The Chemistry Biology Interface Training Program (CBIT) provides graduate students at the University of Wisconsin-Madison with a training experience designed to allow them to apply interdisciplinary approaches and ideas to make major breakthroughs. This project has two inter-related objectives. The first is to train graduate students to address synthetic and mechanistic problems that transcend the traditional boundaries of chemistry and biology. In this way, trainees will be prepared for careers in which they illuminate key issues in human health through innovative approaches. The second is to provide career advice and assistance so that trainees can use their training and skills to maximize their impact. These objectives are achieved through the unique training plan offered graduate student trainees. This renewal requests support for twelve predoctoral trainees per year; each trainee will be appointed to the program for up to three years. CBIT trainees enroll in three courses including a didactic course in the field of chemical biology that introduces graduate students to research and concepts at the intersection of chemistry and biology, an advanced literature seminar course in chemical biology where students present and discuss recent key publications in the field, and a research seminar in which trainees present their personal research results. Through this program, CBIT trainees receive experience in analysis of the literature, grant writing, and peer review. They also develop their oral communication skills through giving different types of presentations and receiving extensive feedback on how to enhance the effectiveness of their presentations. Another key element of the CBIT is career advising and development for all trainees, which occurs through the creation of individual development plans and participation in a newly implemented Midwest Chemistry Biology Interface Career Development Conference. Finally, CBIT trainees benefit from the opportunity to participate in a 10-12-week internship. The goal of this feature is to immerse them in an environment that provides direct experience in a relevant setting distinct from a research university.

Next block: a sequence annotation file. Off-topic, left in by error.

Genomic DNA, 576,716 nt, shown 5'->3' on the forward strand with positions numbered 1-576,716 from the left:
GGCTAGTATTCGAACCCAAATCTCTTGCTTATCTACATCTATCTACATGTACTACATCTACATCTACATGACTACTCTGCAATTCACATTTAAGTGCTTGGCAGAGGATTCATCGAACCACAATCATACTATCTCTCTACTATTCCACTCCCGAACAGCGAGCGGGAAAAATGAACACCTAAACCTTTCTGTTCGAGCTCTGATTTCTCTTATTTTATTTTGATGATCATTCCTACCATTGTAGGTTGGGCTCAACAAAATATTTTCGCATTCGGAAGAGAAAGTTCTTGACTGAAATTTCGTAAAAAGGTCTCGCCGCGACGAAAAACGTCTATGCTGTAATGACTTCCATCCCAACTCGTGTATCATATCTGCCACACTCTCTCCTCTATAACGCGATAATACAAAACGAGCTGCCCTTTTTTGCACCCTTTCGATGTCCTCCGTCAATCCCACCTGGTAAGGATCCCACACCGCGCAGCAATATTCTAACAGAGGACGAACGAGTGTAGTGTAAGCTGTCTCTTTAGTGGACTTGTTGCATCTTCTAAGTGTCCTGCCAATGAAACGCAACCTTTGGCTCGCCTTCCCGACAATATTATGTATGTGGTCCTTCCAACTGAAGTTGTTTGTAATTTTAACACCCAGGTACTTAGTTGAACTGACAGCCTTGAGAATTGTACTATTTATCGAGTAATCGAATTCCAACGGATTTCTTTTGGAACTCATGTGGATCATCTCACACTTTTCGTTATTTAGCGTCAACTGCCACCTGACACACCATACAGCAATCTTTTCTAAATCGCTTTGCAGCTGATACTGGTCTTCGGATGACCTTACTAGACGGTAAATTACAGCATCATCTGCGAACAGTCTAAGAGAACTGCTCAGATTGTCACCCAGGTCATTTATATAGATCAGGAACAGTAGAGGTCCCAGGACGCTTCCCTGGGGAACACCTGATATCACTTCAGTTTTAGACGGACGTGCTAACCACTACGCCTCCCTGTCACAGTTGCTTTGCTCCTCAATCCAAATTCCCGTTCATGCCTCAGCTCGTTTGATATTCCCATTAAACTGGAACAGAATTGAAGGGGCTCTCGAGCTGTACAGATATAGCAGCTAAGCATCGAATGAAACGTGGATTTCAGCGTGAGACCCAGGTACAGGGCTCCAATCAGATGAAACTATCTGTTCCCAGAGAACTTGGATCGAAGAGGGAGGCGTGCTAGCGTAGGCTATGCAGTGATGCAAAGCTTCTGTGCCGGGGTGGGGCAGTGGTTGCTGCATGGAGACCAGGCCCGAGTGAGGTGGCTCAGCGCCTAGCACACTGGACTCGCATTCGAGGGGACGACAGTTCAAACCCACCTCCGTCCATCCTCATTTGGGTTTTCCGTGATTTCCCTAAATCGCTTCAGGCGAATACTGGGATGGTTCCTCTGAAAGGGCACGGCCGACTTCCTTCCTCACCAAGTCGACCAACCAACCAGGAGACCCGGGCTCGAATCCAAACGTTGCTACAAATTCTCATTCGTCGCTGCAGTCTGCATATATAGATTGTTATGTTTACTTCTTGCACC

The Chemistry Biology Interface Training Program (CBIT) provides graduate students at the University of Wisconsin-Madison with a training experience designed to allow them to use interdisciplinary ideas and approaches to make major biomedical breakthroughs. The program trains graduate students to address problems that transcend the traditional boundaries of chemistry and biology and also provides trainees with career plan development assistance. Training at the chemistry---biology interface is ideal preparation for designing, discovering, and developing the next generation of therapeutic agents, which will directly impact human health.
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|Wei, Weijun; Ni, Dalong; Ehlerding, Emily B et al. (2018) PET Imaging of Receptor Tyrosine Kinases in Cancer. Mol Cancer Ther 17:1625-1636|
|Ni, Dalong; Ehlerding, Emily B; Cai, Weibo (2018) Multimodality Imaging Agents with PET as the Fundamental Pillar. Angew Chem Int Ed Engl :|
|Ellison, Aubrey J; Raines, Ronald T (2018) A pendant peptide endows a sunscreen with water-resistance. Org Biomol Chem 16:7139-7142|
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|England, Christopher G; Jiang, Dawei; Ehlerding, Emily B et al. (2018) 89Zr-labeled nivolumab for imaging of T-cell infiltration in a humanized murine model of lung cancer. Eur J Nucl Med Mol Imaging 45:110-120|
|Ehlerding, Emily B; Sun, Lingyi; Lan, Xiaoli et al. (2018) Dual-Targeted Molecular Imaging of Cancer. J Nucl Med 59:390-395|
|Liu, Zhen; Ehlerding, Emily B; Cai, Weibo et al. (2018) One-step synthesis of an 18F-labeled boron-derived methionine analog: a substitute for 11C-methionine? Eur J Nucl Med Mol Imaging 45:582-584|
|Hodges, Heather L; Brown, Robert A; Crooks, John A et al. (2018) Imaging mycobacterial growth and division with a fluorogenic probe. Proc Natl Acad Sci U S A 115:5271-5276|
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